Author note: Diana Summers's intriguing essay, "Secrets of the Class List," got me thinking about Terry Boot and Anthony Goldstein and their tenuous position in the rationalist world of Ravenclaw and the secular world of Hogwarts. My subsequent conclusions and inventions are, of course, my own. Although Jesse Boot, the founder of the pharmacy chain Boots, was a Nonconformist, I've made Terry and his family Anglicans with an evangelical streak. This is, I think, not implausible—as the family's wealth and status grew, some of the Boots might well have returned to the established church, while retaining their evangelical sensibilities.

The plot and characterizations in this story are, of course, informed by my personal understanding of Judaism and Christianity. I know these religions in different ways: Judaism mainly as a practitioner (my academic knowledge is paltry), Christianity mainly as a historian who specializes in the early modern era (Protestant Reformation to 19th century). A few Christian readers have commented that certain key details of Terry's inner life are missing or slightly off-target. I trust their judgment, and I hope that other readers who feel the same way will not take offense. I wanted to write a story about Jewish and Christian students at Hogwarts finding common ground in their (by wizarding standards) abnormal religiosity, and a story like that will, almost inevitably, be written by someone who knows one religion more intimately than the other.

At the conclusion of each chapter, you will find a brief glossary of Hebrew and Yiddish terms that may be unfamiliar to some readers.

Chapter 1: Leaving Home

He was mercilessly teased at his Muggle primary school. Teased and teased, and yet how the teachers thrilled to meet his father, and still more his grandfather, and how his small classmates gloried in their fieldtrip to help with inventory, in their full-day holiday among the glorious mess of numbers and colors, of packets and powders and potions. Terry wasn't even a direct heir of Jesse Boot, merely a collateral descendant. Granddad's grandfather had gotten in on the ground floor, bought a few shares and then a few more, and on the strength of those few shares had risen the mock Tudor villa on the outskirts of Nottingham, the missionary lodge in Chad, the Cadbury-Boot scholarship to Ridley Hall, Cambridge, and the modernist communion ware, daintily inscribed to the memory of Terry's great-grandfather, that now graced St. Peter's Parish Church. The grammar school he didn't go to was a fee-paying one, richly endowed, and the friends he left behind were not the children who played kick-the-can in the street of a summer evening but the deceptively angelic fellow sopranos of the Nottingham Cathedral Boys' Choir.

Terry's parents had been quite relaxed and unjudgmental about his wizarding skills. Unusually accepting, as Terry discovered when he went to Hogwarts. They fretted a bit about the lack of religion classes and music lessons, but that was all, and he was grateful for that. So what if he was the only boy in his class who was obliged to spend his summer vacations distributing medical supplies in Chad? There were compensations. The unaccepting ones were his Ravenclaw classmates, whose ignorance of the Muggle world was matched only by their prejudice. He got used to translating soon enough; he got used to telling his clueless pureblood classmates that Mum was a Healer and Dad worked in Potions. "But I thought Muggles didn't have Potions!" protested eleven-year-old Morag McDougal over lunch one day. "Why, what do you think a Muggle does if he has a headache?" exclaimed Terry. "Well, I thought you'd just put up with it, or else you'd—well, die," explained Morag, as Lisa Turpin nodded skittishly beside her. Terry was so shocked he didn't know what to say, especially as Morag was cute to a degree that even an eleven-year-old couldn't help but notice. Then the boy across the table abruptly burst into peals of hysterical laughter.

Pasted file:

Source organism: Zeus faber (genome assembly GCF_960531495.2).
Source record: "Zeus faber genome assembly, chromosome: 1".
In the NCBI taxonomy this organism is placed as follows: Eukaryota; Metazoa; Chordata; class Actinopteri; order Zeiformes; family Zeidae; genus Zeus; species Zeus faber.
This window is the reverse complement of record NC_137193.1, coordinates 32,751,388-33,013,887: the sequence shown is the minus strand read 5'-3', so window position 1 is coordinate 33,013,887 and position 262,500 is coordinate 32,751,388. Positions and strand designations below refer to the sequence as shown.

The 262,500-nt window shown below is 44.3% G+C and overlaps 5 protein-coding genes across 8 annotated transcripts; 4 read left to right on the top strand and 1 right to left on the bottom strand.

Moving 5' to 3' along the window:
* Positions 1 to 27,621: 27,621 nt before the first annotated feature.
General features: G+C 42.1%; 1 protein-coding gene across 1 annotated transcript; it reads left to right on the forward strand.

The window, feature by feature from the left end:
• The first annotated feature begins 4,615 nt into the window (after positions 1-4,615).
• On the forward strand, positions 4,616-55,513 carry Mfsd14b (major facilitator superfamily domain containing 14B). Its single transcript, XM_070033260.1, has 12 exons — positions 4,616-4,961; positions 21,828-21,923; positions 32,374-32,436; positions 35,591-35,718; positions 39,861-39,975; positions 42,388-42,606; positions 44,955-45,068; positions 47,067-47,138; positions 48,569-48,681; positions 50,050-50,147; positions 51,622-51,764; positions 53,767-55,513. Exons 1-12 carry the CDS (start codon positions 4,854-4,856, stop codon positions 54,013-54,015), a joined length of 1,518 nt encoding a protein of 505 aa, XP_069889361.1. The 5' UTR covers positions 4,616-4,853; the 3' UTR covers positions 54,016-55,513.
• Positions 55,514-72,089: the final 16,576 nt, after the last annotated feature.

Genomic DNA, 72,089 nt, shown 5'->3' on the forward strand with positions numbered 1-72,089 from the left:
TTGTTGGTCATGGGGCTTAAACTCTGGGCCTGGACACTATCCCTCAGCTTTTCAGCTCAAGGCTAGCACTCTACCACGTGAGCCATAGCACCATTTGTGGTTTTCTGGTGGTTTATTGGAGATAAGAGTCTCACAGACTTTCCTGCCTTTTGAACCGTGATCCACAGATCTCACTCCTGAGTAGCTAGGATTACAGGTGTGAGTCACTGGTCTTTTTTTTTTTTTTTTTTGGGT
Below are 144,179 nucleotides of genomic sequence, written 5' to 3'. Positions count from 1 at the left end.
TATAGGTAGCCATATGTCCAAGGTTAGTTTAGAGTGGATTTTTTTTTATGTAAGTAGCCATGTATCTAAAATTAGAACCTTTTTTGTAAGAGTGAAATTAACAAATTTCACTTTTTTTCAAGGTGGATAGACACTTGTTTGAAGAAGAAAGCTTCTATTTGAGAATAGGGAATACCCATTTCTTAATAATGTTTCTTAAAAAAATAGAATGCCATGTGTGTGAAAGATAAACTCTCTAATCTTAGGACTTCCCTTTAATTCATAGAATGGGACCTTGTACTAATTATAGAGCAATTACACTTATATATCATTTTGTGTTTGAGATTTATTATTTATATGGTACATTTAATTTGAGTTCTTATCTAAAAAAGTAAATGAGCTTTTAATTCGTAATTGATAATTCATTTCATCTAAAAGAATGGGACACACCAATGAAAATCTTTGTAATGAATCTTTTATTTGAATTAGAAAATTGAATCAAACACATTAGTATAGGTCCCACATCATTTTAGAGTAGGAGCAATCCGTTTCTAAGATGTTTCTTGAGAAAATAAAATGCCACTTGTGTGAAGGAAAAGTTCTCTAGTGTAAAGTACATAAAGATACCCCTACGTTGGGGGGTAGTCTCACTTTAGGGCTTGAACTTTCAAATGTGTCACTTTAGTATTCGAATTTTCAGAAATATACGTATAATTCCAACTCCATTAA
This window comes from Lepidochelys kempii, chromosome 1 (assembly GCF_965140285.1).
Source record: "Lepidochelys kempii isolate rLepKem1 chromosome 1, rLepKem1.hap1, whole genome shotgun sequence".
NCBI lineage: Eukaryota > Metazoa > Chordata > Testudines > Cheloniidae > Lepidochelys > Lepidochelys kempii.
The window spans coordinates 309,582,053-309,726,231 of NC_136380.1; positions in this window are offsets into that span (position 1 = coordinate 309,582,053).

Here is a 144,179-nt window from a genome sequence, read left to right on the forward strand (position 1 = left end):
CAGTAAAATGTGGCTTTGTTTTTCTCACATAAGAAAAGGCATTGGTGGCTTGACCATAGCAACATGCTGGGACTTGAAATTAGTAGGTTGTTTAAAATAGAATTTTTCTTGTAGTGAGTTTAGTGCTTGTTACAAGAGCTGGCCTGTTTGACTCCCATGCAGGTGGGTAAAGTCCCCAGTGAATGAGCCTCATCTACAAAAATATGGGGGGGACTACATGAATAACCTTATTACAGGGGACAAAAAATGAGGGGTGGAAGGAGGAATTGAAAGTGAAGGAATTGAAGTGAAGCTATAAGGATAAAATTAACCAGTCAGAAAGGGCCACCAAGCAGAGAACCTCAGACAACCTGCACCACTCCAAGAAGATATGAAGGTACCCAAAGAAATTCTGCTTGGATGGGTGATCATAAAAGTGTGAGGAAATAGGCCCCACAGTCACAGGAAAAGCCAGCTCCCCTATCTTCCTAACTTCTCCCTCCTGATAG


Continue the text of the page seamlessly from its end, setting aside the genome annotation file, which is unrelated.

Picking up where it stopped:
And so he found Anthony, the only wizard-born boy in their entire year who knew the words "obstetrician" and "pharmaceuticals."

The first time he followed Anthony up three dim flights of stairs to the Goldsteins' rabbit warren of a top-floor flat, the working-class odors of mildew, paint, and cooking grease assailed him. Even more than the day he stepped foot in Hogwarts, he felt as if he were entering another world. The Goldsteins were said to be in the antiques business, but even before he met Anthony's people, Terry had intuited that "antiques" was, in large measure, a euphemism for junk. Seeing their modest, "antique"-filled flat for the first time, he knew his guess was right. Anthony strode off, faintly embarrassed, carrying Terry's knapsack. Anthony's brother Jake, eleven then, was standing at the stove in a Chudley Cannons hat and a frilly apron that read, Kiss Me, I'm Part-Veela, cooking hamburgers in the Muggle fashion, with elbow grease instead of magic. (Departing six days later, Terry discreetly inquired why Mrs. Goldstein never cooked, and Anthony said airily, "Oh, Mum was raised Communist," as if that answered the question. Terry still longed to ask, "Don't Communists eat?") At the table, Meir read haltingly from a Superman comic book. One could trace the Goldsteins' ascending Jewish consciousness in the names of their three sons.